12. International Atomic Energy Agency (IAEA) (2003) Decommissioning of small medical, industrial and research facilities, Technical Reports Series No 414, Vienna, 2003Google Scholar
  13. International Atomic Energy Agency (IAEA) (2006a) Decommissioning of underground structures, systems and components, Technical Reports Series No 439, Vienna, 2006Google Scholar
  14. International Atomic Energy Agency (IAEA) (2006b) Decommissioning of research reactors: evolution, state of the art, open issues, Technical Reports Series No 446, Vienna, 2006Google Scholar
  15. International Atomic Energy Agency (IAEA) (2008) Decommissioning of research reactors and other small facilities by making optimal use of available resources, Technical Reports Series No 463, Vienna, 2008Google Scholar
  16. International Atomic Energy Agency (IAEA) (2009) Classification of radioactive waste, General Safety Guide No GSG-1, Vienna, 2009Google Scholar
  17. International Atomic Energy Agency (IAEA) (2014) Decommissioning of facilities, General Safety Requirements, Safety Standards Series No GSR part 6, Vienna, 2014Google Scholar
  18. International Atomic Energy Agency (IAEA) (2016) Safety Glossary, 2016 (Edition)Google Scholar
  19. Koh B (1999) Right in your own backyard—onsite disposal of radioactive materials. Radwaste Magazine, 22–28 Sept–Oct 1999Google Scholar
  20. Lowenthal MD (1997) Radioactive-waste classification in the United States: history and current predicaments, UCRL-CR-128127, July 1997.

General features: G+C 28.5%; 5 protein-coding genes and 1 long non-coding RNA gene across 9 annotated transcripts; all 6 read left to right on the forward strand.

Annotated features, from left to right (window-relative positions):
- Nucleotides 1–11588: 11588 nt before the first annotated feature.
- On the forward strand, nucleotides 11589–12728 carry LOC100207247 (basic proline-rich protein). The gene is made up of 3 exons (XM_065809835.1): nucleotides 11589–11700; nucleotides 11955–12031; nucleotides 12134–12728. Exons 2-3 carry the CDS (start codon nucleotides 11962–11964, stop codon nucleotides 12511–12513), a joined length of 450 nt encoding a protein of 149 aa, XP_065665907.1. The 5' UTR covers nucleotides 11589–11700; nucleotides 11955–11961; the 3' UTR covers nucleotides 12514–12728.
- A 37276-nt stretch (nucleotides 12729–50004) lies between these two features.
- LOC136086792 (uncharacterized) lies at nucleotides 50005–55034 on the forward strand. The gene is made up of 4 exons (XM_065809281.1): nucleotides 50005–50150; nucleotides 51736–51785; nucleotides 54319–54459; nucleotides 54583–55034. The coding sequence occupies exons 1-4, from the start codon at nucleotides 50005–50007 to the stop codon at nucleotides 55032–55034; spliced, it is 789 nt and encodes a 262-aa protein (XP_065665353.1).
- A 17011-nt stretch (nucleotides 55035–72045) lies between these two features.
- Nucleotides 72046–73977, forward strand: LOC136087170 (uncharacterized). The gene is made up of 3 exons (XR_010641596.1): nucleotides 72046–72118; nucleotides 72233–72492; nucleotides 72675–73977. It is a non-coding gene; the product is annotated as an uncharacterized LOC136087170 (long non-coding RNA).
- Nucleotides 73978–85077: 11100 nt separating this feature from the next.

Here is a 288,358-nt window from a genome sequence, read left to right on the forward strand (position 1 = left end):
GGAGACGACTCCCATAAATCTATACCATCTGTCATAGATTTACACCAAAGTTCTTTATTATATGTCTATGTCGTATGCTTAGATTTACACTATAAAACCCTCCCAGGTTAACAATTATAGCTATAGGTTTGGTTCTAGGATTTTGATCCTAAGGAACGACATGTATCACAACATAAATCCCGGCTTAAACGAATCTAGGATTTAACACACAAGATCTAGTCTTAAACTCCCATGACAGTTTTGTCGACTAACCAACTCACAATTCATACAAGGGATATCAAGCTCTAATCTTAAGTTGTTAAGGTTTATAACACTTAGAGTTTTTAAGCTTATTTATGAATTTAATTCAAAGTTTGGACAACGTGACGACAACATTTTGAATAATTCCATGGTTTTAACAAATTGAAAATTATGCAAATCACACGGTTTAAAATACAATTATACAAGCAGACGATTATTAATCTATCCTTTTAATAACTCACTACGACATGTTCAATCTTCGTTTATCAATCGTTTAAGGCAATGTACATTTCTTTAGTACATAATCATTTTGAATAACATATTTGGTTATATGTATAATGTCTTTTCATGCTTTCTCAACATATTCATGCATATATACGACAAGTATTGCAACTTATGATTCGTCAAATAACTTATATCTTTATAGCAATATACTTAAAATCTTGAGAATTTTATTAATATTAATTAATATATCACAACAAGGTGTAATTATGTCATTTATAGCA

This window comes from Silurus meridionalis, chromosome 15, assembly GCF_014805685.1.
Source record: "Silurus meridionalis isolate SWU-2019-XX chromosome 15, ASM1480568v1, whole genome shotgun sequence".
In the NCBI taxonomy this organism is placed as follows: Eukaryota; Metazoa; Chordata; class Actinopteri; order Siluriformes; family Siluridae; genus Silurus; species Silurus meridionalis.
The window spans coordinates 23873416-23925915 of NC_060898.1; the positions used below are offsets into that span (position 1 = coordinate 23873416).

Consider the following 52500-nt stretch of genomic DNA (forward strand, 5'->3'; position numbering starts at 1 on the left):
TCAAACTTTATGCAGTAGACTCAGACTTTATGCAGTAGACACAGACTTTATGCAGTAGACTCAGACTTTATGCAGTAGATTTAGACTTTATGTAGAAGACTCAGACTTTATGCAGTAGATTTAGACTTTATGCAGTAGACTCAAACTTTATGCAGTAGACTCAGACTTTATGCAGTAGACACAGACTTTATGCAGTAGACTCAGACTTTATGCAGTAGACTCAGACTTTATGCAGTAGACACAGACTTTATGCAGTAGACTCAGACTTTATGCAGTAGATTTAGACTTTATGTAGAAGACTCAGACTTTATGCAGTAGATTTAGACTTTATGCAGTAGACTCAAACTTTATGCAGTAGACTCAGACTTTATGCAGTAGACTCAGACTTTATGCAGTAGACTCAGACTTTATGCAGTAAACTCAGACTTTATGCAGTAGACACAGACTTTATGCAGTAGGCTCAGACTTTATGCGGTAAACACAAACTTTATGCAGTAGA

21. Lynd L, Larson E (2003) Mature technology; Memo to RBAEF (The Role of Biomass in America’s Energy Future). Dartmouth College, 4 Dec 2003.
  22. Miyasaka Y, Tanaka M (1996) Completion of the Japan power demonstration reactor decommissioning program experience and waste management. In: Proceedings of 10th Pacific Basin Nuclear Conference, Kobe, 1996Google Scholar
  23. Nuclear Decommissioning Authority (NDA) (2014) Guide to technology readiness levels for the NDA estate and its supply chain, 6 Nov 2014,
  24. OECD Environment Directorate and International Energy Agency (OECD and IEA) (2003) Information paper, technology innovation, development and diffusion, COM/ENV/EPOC/IEA/SLT (2003)4.
  25. OECD/Nuclear Energy Agency (NEA) (2010a) Applying decommissioning experience to the design and operation of new nuclear power plants, 2010.
  26. OECD/Nuclear Energy Agency (NEA) (2010b) Decommissioning considerations for new nuclear power plants, 2010.
  27. The Mesothelioma Center (2017) The Mesothelioma Center, History of asbestos, 2017.
  28. US Nuclear Regulatory Commission (NRC) (1979) Facilitation of decommissioning light water reactors, NUREG/CR 0569, Washington D.C., 1979Google Scholar
  29. US Nuclear Regulatory Commission (NRC) (2012) Decommissioning planning during operations, Regulatory Guide 4.22, 2012Google Scholar
  30. US Nuclear Regulatory Commission (NRC) (2017) 10 61.55 Waste classification, 2017.
  31. Vico E et al (2010) Very low level waste management in Spain and in France, 2010.

Copyright information

© Springer International Publishing AG, part of Springer Nature 2018

Authors and Affiliations

  • Michele Laraia
    • 1
  1. 1.Independent ConsultantRomeItaly

Personalised recommendations